Landowners properly registered with the U.S. Fish and Wildlife Service previously were allowed to destroy Canada goose nests and eggs on their properties from March through June, and properly permitted agricultural producers could kill small numbers of adult geese causing crop damage from May through August.

The adopted changes would allow the year-round take of nests and eggs, and expand the period during which the take for agricultural depredation is allowable to April through August.

Other registration and permitting requirements for both types of control activities remain unchanged.

Game Commission staff said incorporating the federal changes into state regulations isn’t expected to greatly increase the taking of Canada geese by permit, and little or no impact on overall goose populations is anticipated.


The Pennsylvania Board of Game Commissioners today approved a host of land acquisitions that would add more than 430 acres to state game lands.

The approved acquisitions are:

• The acquisition of more than 213 acres to be added to State Game Lands 170 in Perry and Cumberland counties. The land would be purchased from The Nature Conservancy for a $213,000 lump-sum option price to be paid from third-party commitments to compensate for habitat and recreational losses on state game lands from previously approved projects. The land to be acquired is made up of five parcels – three of them adjoining State Game Lands 170 in Penn Township, Perry County, and two of them south of the game lands in East Pennsboro and Hampden townships, Cumberland County.

• The acquisition by donation of 139 acres adjoining State Game Lands 219 in Warren Township, Bradford County. The property would be donated by The Conservation Fund, which is acquiring it with funding provided by Williams Companies for voluntary mitigation as a result of impacts associated with the Constitution Pipeline project in Susquehanna County.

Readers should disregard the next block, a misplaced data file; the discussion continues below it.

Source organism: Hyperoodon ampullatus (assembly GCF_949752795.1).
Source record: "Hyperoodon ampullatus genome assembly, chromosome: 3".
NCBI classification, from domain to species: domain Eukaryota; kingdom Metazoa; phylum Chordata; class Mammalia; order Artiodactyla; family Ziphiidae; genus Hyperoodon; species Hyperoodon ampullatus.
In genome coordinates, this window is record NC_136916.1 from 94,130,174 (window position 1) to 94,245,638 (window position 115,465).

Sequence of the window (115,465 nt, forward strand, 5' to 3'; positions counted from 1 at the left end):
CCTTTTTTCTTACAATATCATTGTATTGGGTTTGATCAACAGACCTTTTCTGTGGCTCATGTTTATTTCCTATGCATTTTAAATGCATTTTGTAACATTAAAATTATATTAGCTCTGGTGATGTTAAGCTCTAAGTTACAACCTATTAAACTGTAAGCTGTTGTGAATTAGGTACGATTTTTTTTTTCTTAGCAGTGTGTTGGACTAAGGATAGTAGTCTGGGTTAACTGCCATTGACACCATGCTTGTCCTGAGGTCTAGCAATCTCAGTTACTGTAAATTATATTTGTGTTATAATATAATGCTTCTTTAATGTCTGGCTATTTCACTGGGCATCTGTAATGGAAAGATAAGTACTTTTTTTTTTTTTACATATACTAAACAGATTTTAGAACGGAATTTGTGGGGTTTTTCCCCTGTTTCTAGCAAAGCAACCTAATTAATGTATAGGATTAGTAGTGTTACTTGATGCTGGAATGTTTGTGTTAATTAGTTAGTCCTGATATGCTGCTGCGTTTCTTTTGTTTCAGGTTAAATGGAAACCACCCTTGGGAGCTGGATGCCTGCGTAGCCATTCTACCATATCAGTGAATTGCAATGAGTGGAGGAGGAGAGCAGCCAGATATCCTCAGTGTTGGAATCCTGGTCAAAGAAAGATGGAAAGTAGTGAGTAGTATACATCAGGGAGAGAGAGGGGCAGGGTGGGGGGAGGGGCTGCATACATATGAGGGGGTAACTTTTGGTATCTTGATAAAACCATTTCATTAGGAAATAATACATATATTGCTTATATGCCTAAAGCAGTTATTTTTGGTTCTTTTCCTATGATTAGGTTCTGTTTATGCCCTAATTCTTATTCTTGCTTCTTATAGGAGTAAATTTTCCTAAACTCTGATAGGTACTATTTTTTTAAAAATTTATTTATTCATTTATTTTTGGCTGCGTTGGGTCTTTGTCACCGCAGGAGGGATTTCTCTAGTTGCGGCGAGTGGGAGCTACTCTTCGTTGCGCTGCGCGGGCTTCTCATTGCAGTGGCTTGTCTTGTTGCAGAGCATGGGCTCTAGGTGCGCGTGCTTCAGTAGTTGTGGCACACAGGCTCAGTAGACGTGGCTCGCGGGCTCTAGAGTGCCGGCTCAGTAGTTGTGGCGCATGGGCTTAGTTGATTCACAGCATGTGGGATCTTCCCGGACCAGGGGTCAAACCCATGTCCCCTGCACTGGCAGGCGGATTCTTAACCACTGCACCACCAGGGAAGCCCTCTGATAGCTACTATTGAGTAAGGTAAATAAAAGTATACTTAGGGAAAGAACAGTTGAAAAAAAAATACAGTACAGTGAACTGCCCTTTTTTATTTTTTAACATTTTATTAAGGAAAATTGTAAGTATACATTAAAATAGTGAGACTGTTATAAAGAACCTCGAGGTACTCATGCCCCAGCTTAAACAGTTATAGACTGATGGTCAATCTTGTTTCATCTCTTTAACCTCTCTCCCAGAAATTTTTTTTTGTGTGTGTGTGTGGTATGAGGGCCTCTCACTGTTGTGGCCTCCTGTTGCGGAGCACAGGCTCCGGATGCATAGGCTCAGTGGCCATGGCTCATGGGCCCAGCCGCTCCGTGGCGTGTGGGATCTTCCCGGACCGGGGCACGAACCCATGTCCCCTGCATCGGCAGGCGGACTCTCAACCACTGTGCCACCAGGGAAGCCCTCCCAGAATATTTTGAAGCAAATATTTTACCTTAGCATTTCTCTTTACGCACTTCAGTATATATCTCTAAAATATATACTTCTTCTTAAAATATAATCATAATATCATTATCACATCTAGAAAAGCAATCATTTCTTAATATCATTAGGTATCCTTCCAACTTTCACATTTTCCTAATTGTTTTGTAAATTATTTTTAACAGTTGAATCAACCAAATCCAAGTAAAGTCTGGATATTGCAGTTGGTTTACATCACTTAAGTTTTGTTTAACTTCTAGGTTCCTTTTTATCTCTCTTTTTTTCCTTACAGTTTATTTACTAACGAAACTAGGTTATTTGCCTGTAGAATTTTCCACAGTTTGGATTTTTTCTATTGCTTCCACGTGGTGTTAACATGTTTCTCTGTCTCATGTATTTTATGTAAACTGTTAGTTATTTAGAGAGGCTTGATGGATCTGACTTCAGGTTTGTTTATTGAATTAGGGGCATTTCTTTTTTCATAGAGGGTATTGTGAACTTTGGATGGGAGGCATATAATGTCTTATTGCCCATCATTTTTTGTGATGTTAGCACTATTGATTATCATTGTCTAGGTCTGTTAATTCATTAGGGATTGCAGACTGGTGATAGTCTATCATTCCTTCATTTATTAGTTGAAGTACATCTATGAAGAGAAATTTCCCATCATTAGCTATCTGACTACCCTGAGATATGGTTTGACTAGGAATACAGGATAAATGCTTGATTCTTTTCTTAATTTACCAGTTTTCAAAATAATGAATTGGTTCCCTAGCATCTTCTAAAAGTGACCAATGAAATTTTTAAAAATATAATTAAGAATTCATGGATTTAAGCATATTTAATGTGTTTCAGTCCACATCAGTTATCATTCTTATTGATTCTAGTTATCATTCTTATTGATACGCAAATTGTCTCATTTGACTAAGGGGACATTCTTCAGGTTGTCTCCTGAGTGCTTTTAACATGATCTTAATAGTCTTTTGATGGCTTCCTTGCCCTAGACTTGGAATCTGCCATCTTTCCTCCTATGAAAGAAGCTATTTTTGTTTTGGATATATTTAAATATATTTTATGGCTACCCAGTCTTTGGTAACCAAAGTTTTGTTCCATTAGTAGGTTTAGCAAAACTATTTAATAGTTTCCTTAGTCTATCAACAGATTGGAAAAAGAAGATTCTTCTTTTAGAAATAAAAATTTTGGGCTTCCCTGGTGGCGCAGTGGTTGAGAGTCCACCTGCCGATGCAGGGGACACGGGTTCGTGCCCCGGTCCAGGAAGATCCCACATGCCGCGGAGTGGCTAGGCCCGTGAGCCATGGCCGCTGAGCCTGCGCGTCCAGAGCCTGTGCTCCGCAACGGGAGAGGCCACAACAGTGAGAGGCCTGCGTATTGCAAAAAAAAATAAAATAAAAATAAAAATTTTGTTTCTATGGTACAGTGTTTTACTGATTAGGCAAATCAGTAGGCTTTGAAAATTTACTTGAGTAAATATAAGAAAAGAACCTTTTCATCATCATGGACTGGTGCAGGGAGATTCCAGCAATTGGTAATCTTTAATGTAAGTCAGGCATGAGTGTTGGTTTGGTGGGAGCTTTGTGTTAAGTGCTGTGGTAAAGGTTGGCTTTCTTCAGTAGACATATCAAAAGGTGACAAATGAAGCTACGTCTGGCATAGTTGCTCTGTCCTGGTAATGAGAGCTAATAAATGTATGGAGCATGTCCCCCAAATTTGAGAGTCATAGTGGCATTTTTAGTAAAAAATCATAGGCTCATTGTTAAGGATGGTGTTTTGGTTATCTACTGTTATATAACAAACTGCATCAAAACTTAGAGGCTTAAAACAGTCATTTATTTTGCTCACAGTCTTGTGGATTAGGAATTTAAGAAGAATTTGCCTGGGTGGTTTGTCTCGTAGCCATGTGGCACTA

• The acquisition by donation of 75 acres adjoining State Game Lands 55 in North Centre Township, Columbia County. Regency Marcellus Shale Gathering LLC offered to donate the land as replacement habitat to mitigate for lost wildlife resources and recreational opportunities associated with natural gas pipeline construction and maintenance on State Game Lands 12 in Sullivan and Bradford counties.

• The acquisition of 2.67 acres adjoining State Game Lands 156 in South Lebanon Township, Lebanon County, through donation from the estate of Daniel R. Blouch.

• The acquisition by donation of 0.36 acres in Wiconisco Township, Dauphin County. The parcel is fully surrounded by State Game Lands 264 and would be added to the game lands. This tract previously was offered by Ladnar Inc., but after an examination of Ladnar’s title, it was determined Dauphin County also might have an interest in the land. Therefore, Dauphin County has offered to donate any interest it might have in the land.